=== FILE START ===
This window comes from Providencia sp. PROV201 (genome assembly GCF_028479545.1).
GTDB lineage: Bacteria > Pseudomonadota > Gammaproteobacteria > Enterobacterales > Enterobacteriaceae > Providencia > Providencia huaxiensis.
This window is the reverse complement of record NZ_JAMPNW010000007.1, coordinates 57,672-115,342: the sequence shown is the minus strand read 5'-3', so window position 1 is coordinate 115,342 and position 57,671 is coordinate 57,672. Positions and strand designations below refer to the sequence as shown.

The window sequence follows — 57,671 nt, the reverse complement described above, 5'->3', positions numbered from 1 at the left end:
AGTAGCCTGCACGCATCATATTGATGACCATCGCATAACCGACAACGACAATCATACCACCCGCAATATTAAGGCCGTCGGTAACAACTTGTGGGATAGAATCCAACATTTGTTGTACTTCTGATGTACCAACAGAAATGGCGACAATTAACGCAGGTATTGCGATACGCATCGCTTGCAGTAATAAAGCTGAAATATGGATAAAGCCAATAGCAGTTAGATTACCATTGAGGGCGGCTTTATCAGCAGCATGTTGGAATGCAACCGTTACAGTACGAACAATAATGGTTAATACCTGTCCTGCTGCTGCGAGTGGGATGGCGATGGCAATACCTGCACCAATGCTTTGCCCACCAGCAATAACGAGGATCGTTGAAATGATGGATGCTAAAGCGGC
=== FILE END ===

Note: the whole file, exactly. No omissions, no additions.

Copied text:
This window comes from Providencia sp. PROV201 (genome assembly GCF_028479545.1).
GTDB lineage: Bacteria > Pseudomonadota > Gammaproteobacteria > Enterobacterales > Enterobacteriaceae > Providencia > Providencia huaxiensis.
This window is the reverse complement of record NZ_JAMPNW010000007.1, coordinates 57,672-115,342: the sequence shown is the minus strand read 5'-3', so window position 1 is coordinate 115,342 and position 57,671 is coordinate 57,672. Positions and strand designations below refer to the sequence as shown.

The window sequence follows — 57,671 nt, the reverse complement described above, 5'->3', positions numbered from 1 at the left end:
AGTAGCCTGCACGCATCATATTGATGACCATCGCATAACCGACAACGACAATCATACCACCCGCAATATTAAGGCCGTCGGTAACAACTTGTGGGATAGAATCCAACATTTGTTGTACTTCTGATGTACCAACAGAAATGGCGACAATTAACGCAGGTATTGCGATACGCATCGCTTGCAGTAATAAAGCTGAAATATGGATAAAGCCAATAGCAGTTAGATTACCATTGAGGGCGGCTTTATCAGCAGCATGTTGGAATGCAACCGTTACAGTACGAACAATAATGGTTAATACCTGTCCTGCTGCTGCGAGTGGGATGGCGATGGCAATACCTGCACCAATGCTTTGCCCACCAGCAATAACGAGGATCGTTGAAATGATGGATGCTAAAGCGGC